The suit is a sealed environment – designed to be worn by an infectious person – which contains microbiological materials such as pathogens, spores and viruses.
The main purpose of the suit is to protect health workers from contamination through direct contact.
Health workers are currently required to wear protective suits when transporting or caring for patients with an infectious disease. Those patients are nursed in isolation rooms or enclosures, some with air filtration under negative pressure and nursing staff are given strictly controlled routines.
Design director Bruce Renfrew said the danger in health worker’s protective suits is when they disrobe.
He added: “Our design turns the problem of contamination on its head and puts the patient in the protective suit rather than everyone else having to be so protected.”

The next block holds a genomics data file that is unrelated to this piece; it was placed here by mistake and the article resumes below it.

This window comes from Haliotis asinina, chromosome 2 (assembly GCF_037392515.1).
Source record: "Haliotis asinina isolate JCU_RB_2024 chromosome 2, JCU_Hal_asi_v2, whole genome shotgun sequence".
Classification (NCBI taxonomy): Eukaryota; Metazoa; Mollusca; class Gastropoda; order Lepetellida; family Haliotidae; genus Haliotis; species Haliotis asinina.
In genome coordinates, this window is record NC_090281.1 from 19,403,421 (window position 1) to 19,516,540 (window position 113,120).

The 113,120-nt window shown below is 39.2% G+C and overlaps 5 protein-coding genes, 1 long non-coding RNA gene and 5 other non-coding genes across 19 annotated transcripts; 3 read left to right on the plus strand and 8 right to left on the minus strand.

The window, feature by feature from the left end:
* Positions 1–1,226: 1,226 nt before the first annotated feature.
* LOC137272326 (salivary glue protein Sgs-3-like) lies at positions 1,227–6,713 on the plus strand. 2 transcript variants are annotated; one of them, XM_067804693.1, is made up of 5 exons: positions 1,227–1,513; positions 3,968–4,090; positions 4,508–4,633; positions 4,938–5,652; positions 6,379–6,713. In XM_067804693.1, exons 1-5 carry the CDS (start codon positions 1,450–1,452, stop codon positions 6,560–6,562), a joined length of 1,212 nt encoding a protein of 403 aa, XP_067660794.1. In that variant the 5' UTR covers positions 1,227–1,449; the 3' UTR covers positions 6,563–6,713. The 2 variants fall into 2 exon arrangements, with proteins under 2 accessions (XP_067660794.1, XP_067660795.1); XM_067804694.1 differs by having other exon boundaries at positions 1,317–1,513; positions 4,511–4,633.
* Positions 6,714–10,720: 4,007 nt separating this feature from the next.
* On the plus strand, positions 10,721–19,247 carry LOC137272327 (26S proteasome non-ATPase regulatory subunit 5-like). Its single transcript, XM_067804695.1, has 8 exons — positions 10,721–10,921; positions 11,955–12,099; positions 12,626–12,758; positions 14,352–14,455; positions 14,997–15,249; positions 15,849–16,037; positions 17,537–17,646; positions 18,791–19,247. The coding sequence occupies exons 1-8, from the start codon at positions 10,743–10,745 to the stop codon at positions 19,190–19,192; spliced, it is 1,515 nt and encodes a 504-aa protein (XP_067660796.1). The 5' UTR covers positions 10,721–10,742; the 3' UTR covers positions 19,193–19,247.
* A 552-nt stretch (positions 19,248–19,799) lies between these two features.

The impervious suit – which is hermetically sealed with seams and closures – keeps any microbiological organisms within it and can be used in hospitals or in the field.
There are pipes for the delivery of fluids to the patient’s mouth, an air quality sensor alarm within the suit and temperature controlled airflow pipes.
An integral tube and bag for receiving vomit can be crimped closed from the outside after use.
The design is patent pending and is currently being assessed by the World Health Authority Compendium 2014 secretariat.
Renfrew Group International is looking for a partner to help with rapid development.
This article originally appeared in Design Week, Centaur Media’s unique online source of exclusive news, sharp commentary and top design jobs.